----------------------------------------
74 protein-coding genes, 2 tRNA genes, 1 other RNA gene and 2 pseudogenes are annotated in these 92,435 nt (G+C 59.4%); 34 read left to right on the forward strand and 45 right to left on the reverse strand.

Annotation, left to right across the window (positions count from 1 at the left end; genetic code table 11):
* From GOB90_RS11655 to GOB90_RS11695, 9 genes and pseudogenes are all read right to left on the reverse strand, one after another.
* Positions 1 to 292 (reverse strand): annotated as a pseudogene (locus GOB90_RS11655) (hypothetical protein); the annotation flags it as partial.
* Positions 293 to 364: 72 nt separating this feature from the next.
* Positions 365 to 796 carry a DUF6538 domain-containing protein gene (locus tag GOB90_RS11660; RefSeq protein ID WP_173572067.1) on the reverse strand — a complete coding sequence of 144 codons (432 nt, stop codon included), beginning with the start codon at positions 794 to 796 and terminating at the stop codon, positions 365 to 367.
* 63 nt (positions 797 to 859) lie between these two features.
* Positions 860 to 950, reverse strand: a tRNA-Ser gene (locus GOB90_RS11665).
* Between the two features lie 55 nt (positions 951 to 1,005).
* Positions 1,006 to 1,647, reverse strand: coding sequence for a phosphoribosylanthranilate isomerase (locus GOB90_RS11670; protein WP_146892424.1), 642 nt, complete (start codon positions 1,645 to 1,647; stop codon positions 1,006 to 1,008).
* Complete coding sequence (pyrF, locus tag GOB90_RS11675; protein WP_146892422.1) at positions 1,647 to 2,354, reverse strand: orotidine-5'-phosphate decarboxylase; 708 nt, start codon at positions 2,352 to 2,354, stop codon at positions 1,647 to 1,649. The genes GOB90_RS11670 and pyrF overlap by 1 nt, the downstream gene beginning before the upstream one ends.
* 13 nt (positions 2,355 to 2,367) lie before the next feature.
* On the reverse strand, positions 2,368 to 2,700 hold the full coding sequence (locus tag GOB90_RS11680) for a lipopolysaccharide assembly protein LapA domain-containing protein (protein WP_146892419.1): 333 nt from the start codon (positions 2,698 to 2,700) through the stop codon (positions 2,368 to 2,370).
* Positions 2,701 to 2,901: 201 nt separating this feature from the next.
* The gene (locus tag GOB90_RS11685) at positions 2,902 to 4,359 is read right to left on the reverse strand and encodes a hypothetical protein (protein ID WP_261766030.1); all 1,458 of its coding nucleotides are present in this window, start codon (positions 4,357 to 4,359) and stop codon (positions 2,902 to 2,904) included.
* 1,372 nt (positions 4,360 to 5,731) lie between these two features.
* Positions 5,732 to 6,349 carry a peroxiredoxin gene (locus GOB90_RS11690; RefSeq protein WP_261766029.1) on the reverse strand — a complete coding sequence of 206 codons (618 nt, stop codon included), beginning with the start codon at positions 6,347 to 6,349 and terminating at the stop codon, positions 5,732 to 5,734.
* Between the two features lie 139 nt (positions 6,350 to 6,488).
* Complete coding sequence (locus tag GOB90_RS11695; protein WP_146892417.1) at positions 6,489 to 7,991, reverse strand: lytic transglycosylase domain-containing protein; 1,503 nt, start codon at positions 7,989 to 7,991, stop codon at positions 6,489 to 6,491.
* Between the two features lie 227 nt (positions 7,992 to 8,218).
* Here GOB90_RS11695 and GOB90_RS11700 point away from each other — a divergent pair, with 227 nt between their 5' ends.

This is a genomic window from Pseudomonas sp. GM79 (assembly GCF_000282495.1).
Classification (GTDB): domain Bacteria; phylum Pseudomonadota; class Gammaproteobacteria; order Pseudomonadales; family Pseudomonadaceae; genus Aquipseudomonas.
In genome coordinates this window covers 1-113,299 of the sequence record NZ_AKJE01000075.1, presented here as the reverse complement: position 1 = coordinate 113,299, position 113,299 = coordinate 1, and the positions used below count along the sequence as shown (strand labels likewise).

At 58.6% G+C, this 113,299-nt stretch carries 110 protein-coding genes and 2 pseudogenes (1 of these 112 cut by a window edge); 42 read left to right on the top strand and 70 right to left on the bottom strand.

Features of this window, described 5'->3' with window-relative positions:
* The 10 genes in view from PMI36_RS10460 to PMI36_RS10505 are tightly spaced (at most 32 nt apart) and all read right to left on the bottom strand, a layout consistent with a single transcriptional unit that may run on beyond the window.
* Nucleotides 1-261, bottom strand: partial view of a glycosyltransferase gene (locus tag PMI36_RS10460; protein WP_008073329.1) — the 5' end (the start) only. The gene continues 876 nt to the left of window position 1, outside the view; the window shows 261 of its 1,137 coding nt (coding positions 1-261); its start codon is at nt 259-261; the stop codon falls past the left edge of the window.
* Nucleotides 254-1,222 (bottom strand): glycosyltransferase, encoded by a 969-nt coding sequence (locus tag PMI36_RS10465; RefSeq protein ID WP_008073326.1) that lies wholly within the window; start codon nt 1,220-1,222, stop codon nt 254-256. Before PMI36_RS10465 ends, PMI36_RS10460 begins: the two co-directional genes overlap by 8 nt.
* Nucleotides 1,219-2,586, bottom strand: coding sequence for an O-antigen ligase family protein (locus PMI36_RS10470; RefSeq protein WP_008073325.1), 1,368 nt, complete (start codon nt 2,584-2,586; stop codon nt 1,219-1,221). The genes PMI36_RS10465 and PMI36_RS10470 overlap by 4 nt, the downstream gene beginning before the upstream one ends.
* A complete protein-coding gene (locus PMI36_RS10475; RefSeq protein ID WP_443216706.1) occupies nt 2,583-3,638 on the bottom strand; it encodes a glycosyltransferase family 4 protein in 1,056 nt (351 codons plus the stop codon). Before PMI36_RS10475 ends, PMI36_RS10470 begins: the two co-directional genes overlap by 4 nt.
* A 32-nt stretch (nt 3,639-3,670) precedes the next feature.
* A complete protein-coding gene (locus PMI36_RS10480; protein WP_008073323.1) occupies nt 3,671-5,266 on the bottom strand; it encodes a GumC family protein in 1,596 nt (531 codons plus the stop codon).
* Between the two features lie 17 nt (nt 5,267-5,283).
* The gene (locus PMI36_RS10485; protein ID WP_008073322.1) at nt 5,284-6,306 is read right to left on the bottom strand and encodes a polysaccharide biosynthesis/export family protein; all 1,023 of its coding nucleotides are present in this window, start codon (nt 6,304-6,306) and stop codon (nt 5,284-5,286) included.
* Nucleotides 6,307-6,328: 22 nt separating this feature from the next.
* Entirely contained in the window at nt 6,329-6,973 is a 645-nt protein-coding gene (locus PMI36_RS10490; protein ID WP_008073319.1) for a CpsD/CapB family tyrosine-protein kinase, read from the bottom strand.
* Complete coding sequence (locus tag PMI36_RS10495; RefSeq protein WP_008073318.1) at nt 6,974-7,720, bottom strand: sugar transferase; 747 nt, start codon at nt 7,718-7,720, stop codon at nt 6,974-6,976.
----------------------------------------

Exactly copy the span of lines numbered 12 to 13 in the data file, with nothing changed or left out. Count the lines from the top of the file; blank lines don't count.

* 13 nt (positions 2,355 to 2,367) lie before the next feature.
* On the reverse strand, positions 2,368 to 2,700 hold the full coding sequence (locus tag GOB90_RS11680) for a lipopolysaccharide assembly protein LapA domain-containing protein (protein WP_146892419.1): 333 nt from the start codon (positions 2,698 to 2,700) through the stop codon (positions 2,368 to 2,370).